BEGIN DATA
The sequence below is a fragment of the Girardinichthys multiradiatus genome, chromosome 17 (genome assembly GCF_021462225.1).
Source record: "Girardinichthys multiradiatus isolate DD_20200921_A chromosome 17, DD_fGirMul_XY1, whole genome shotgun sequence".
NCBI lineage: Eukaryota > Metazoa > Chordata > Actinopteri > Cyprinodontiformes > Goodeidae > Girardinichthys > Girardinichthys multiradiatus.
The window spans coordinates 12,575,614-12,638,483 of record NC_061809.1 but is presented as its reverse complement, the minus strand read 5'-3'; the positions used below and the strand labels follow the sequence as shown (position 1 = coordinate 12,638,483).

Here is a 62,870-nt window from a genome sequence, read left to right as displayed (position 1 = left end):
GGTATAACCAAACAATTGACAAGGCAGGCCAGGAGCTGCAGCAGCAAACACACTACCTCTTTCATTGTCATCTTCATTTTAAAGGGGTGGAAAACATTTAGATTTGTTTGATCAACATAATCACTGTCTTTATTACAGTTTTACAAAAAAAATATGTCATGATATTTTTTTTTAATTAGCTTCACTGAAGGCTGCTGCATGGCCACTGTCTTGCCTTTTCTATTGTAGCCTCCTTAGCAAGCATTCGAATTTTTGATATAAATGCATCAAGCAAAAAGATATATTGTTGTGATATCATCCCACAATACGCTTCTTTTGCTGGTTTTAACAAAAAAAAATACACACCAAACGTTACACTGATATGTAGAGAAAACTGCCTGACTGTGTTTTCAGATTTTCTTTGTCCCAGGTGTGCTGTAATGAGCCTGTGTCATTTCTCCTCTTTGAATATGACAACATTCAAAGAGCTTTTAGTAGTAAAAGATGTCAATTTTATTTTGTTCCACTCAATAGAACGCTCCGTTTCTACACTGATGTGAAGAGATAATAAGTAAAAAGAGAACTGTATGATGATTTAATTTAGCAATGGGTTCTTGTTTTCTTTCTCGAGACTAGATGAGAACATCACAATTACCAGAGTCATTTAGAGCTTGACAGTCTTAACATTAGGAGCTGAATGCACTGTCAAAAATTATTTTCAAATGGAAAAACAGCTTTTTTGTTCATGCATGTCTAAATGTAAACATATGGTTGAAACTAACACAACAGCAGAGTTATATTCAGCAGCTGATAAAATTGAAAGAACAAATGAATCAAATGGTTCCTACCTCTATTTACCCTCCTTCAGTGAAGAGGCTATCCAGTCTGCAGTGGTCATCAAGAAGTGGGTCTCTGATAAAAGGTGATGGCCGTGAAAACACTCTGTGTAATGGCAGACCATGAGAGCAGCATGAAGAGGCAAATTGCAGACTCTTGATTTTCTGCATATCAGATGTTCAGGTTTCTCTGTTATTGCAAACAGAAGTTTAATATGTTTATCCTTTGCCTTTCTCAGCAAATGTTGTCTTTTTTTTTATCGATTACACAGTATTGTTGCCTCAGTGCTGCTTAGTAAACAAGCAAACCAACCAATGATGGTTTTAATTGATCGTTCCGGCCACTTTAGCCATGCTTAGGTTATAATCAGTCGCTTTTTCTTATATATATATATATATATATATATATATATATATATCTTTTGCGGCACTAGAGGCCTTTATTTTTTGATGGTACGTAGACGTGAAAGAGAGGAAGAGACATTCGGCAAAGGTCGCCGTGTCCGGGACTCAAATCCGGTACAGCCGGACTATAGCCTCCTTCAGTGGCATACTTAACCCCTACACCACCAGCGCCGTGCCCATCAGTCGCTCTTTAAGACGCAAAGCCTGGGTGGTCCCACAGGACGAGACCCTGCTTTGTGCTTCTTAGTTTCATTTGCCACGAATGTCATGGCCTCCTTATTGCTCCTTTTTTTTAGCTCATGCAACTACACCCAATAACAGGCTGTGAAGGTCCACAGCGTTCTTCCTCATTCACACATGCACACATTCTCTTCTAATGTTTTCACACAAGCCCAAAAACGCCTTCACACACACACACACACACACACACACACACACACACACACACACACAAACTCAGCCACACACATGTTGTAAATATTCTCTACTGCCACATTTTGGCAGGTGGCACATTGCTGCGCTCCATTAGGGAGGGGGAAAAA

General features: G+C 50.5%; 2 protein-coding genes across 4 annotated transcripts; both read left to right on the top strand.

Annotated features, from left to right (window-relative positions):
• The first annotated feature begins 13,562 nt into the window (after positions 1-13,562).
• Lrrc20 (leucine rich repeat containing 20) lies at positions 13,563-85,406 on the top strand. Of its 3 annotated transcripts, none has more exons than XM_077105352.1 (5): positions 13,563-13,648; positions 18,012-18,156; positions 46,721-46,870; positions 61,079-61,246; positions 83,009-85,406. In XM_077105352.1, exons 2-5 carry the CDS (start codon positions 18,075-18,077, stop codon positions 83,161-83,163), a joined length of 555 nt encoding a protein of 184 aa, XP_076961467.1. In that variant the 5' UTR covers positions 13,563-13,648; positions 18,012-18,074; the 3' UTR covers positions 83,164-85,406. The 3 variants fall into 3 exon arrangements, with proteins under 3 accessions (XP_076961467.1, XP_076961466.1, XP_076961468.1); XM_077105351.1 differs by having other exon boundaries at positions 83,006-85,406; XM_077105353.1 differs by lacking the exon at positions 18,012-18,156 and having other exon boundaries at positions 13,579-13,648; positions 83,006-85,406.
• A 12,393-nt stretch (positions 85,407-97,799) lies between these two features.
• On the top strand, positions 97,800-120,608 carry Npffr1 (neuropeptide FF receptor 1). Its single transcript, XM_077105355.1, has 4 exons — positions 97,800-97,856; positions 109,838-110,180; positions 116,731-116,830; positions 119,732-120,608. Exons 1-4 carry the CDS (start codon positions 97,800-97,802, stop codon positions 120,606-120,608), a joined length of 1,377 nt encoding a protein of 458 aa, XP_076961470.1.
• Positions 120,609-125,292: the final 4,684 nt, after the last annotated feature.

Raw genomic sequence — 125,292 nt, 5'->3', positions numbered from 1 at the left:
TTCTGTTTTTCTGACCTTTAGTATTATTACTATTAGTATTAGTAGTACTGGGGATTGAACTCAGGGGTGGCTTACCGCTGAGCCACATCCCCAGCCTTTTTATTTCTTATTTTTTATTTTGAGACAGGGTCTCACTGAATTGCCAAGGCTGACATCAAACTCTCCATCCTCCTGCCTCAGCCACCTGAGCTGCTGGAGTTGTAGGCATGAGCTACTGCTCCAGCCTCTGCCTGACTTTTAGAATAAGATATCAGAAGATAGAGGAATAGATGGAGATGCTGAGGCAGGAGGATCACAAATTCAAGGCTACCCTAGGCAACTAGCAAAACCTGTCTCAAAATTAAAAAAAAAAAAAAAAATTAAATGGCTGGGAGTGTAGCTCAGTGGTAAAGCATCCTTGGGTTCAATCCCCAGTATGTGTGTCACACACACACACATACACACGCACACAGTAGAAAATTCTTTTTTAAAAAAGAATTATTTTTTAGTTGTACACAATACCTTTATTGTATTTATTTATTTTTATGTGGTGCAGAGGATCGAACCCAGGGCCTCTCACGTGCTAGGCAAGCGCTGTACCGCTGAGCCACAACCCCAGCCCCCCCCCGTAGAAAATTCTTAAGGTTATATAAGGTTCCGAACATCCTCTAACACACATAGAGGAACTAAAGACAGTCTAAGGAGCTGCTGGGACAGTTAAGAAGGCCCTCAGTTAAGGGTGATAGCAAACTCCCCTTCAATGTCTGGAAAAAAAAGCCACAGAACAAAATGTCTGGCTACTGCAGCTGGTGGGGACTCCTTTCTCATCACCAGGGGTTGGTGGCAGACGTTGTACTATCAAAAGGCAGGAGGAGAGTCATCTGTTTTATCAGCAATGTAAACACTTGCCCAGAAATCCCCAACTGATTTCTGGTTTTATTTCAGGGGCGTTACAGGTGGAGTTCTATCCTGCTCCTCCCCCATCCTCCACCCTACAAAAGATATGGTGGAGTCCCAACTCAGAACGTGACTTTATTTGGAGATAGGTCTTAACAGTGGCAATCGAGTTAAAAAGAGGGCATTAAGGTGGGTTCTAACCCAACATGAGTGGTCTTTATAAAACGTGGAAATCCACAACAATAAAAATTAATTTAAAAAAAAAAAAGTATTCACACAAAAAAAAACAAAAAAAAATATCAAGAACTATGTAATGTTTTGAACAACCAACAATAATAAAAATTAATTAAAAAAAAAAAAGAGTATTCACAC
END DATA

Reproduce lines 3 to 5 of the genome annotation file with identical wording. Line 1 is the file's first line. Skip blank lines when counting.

NCBI lineage: Eukaryota > Metazoa > Chordata > Actinopteri > Cyprinodontiformes > Goodeidae > Girardinichthys > Girardinichthys multiradiatus.
The window spans coordinates 12,575,614-12,638,483 of record NC_061809.1 but is presented as its reverse complement, the minus strand read 5'-3'; the positions used below and the strand labels follow the sequence as shown (position 1 = coordinate 12,638,483).

Here is a 62,870-nt window from a genome sequence, read left to right as displayed (position 1 = left end):